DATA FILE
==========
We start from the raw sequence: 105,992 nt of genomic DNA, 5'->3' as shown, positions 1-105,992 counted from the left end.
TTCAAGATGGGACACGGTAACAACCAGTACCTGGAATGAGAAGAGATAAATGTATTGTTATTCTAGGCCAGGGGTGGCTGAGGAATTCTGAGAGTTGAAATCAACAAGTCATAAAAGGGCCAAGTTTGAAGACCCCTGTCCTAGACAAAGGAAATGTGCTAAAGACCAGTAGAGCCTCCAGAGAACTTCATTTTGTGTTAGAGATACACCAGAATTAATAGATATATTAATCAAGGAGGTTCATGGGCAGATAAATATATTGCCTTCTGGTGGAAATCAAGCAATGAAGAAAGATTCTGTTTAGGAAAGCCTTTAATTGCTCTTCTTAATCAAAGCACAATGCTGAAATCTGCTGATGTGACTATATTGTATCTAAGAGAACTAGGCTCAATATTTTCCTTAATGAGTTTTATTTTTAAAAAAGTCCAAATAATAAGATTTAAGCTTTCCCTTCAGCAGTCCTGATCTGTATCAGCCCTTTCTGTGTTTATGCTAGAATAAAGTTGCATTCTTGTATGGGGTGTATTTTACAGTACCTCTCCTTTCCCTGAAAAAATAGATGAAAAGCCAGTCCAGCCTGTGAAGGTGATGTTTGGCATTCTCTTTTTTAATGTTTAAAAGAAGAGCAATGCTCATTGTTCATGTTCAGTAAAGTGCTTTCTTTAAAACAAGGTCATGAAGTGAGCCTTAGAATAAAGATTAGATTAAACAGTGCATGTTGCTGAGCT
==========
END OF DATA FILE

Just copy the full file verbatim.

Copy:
We start from the raw sequence: 105,992 nt of genomic DNA, 5'->3' as shown, positions 1-105,992 counted from the left end.
TTCAAGATGGGACACGGTAACAACCAGTACCTGGAATGAGAAGAGATAAATGTATTGTTATTCTAGGCCAGGGGTGGCTGAGGAATTCTGAGAGTTGAAATCAACAAGTCATAAAAGGGCCAAGTTTGAAGACCCCTGTCCTAGACAAAGGAAATGTGCTAAAGACCAGTAGAGCCTCCAGAGAACTTCATTTTGTGTTAGAGATACACCAGAATTAATAGATATATTAATCAAGGAGGTTCATGGGCAGATAAATATATTGCCTTCTGGTGGAAATCAAGCAATGAAGAAAGATTCTGTTTAGGAAAGCCTTTAATTGCTCTTCTTAATCAAAGCACAATGCTGAAATCTGCTGATGTGACTATATTGTATCTAAGAGAACTAGGCTCAATATTTTCCTTAATGAGTTTTATTTTTAAAAAAGTCCAAATAATAAGATTTAAGCTTTCCCTTCAGCAGTCCTGATCTGTATCAGCCCTTTCTGTGTTTATGCTAGAATAAAGTTGCATTCTTGTATGGGGTGTATTTTACAGTACCTCTCCTTTCCCTGAAAAAATAGATGAAAAGCCAGTCCAGCCTGTGAAGGTGATGTTTGGCATTCTCTTTTTTAATGTTTAAAAGAAGAGCAATGCTCATTGTTCATGTTCAGTAAAGTGCTTTCTTTAAAACAAGGTCATGAAGTGAGCCTTAGAATAAAGATTAGATTAAACAGTGCATGTTGCTGAGCT